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Syrup-titious Labeling: District Court Dismisses Class Action False Labeling Claims Because Quaker’s Oatmeal has Maple Syrup Flavoring

Oct 31, 2017 | Topic: Class Actions

Quaker Oats Company (“Quaker”) manufactures several types of oatmeal in various flavors, including “Maple & Brown Sugar.”  In April 2017, six plaintiffs filed a class action lawsuit in the Central District of California accusing Quaker of falsely advertising its Maple & Brown Sugar oatmeal as containing actual maple syrup.  The suit alleged ten causes of action, including violation of California’s Unfair Competition Law, False Advertising Act, and other statutes.  Quaker moved to dismiss the complaint on several grounds, including that federal law preempted the plaintiffs’ claims.

Quaker asserted that the federal Food, Drug, and Cosmetic Act (“FDCA”) and Nutritional Labeling and Education Act (“NLEA”) preempted the plaintiffs’ claims.  The NLEA includes an express preemption provision that prohibits states from establishing any food labeling requirements that are not identical to the relevant federal regulations.  The plaintiffs argued that the NLEA preemption provision did not apply to their claims because the preemption provision includes an exception for state laws that are “applicable to maple syrup.”  While it is true such an exception does exist for maple syrup products, the Court disagreed with the plaintiffs’ interpretation of the exception and found that it was meant to enable states to “‘set standards for what can be sold as maple syrup,’ not to permit any claim relating to maple syrup.”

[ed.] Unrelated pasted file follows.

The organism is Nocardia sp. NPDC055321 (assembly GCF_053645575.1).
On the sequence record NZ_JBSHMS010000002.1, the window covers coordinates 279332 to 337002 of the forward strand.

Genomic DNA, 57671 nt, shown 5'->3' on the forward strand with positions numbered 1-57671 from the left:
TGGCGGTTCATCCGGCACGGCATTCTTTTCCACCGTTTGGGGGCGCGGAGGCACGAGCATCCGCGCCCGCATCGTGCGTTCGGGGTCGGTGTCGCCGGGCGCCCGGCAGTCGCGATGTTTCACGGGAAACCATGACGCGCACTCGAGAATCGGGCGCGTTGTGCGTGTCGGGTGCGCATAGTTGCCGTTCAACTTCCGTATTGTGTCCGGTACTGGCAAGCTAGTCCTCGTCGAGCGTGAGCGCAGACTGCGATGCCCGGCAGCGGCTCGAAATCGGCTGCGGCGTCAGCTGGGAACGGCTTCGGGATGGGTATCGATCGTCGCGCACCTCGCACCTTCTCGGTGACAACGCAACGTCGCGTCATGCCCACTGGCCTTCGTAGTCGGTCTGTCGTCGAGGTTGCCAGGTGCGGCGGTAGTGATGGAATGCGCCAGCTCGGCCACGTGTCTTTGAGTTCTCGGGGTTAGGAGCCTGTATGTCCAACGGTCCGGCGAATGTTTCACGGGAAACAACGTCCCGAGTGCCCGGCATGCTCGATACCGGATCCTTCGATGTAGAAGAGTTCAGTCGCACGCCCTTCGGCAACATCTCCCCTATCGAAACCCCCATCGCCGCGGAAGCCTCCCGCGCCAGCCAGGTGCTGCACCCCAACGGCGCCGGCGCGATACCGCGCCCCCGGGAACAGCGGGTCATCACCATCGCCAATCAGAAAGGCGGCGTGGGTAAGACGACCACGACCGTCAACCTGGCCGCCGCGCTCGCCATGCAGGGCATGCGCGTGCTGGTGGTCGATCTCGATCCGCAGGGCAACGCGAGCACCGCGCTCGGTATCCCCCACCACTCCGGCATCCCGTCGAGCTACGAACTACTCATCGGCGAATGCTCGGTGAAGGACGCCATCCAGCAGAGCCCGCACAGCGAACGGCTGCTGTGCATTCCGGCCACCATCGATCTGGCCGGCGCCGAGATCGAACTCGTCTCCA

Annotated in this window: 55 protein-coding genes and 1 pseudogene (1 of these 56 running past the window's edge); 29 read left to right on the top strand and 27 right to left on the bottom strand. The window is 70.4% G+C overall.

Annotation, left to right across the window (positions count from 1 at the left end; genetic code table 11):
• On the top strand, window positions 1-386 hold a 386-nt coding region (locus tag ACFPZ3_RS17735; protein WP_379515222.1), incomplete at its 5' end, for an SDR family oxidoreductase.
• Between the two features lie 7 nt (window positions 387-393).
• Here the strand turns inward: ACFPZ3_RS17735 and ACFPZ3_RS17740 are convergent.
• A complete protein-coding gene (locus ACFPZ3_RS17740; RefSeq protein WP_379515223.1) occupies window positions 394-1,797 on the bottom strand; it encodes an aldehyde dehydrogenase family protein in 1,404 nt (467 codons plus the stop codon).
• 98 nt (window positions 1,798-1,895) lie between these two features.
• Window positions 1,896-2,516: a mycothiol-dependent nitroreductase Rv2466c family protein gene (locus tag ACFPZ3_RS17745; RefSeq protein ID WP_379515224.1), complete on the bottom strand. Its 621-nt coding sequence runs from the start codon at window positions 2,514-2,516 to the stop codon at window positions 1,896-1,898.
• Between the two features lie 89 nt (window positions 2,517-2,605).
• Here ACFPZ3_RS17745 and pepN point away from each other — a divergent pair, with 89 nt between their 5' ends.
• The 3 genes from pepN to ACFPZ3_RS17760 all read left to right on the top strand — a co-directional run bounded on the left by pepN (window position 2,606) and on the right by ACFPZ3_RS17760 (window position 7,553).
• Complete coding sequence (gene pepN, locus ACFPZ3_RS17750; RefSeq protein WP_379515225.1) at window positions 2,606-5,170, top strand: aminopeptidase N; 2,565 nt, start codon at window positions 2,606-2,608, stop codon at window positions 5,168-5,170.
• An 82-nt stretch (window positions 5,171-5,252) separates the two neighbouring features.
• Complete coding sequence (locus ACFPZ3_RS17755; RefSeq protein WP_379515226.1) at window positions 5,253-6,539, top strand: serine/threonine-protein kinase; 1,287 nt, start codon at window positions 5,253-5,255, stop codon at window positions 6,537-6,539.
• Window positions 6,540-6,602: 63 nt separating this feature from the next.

The Court next compared the labeling requirements the plaintiffs sought to impose on Quaker with the requirements of the FDCA.  The plaintiffs took issue with both Quaker’s use of the phrase “Maple & Brown Sugar” and the depiction of a glass pitcher of maple syrup on the packaging.  The Court found that the relevant FDCA regulations and an FDA Consumer Update confirmed that food labels can use terms like “maple,” “maple-flavored,” or “artificially maple-flavored,” without having any maple syrup in the product, as long as the product contains maple flavoring and is labeled as containing “natural” and/or “artificial” flavoring.  Furthermore, the FDCA allows labels to both describe and depict the “characterizing flavor” of the product.

Based on the FDCA, the Court ultimately agreed with Quaker that the plaintiffs’ lawsuit sought to enjoin exactly what federal law expressly permits—food labeling that describes the “‘primary recognizable flavors, by word or vignette,’ even if the product ‘contains no such ingredient.’”  Quaker described the primary recognizable flavor in its oatmeal—maple—by both word and image, and appropriately labeled the oatmeal as being “Naturally and Artificially Flavored.”  The plaintiffs sought to impose labeling requirements that were not identical to the relevant federal regulation, and seven of their claims were therefore preempted.  The remaining causes of action failed for various other reasons, and the Court granted Quaker’s Motion to Dismiss.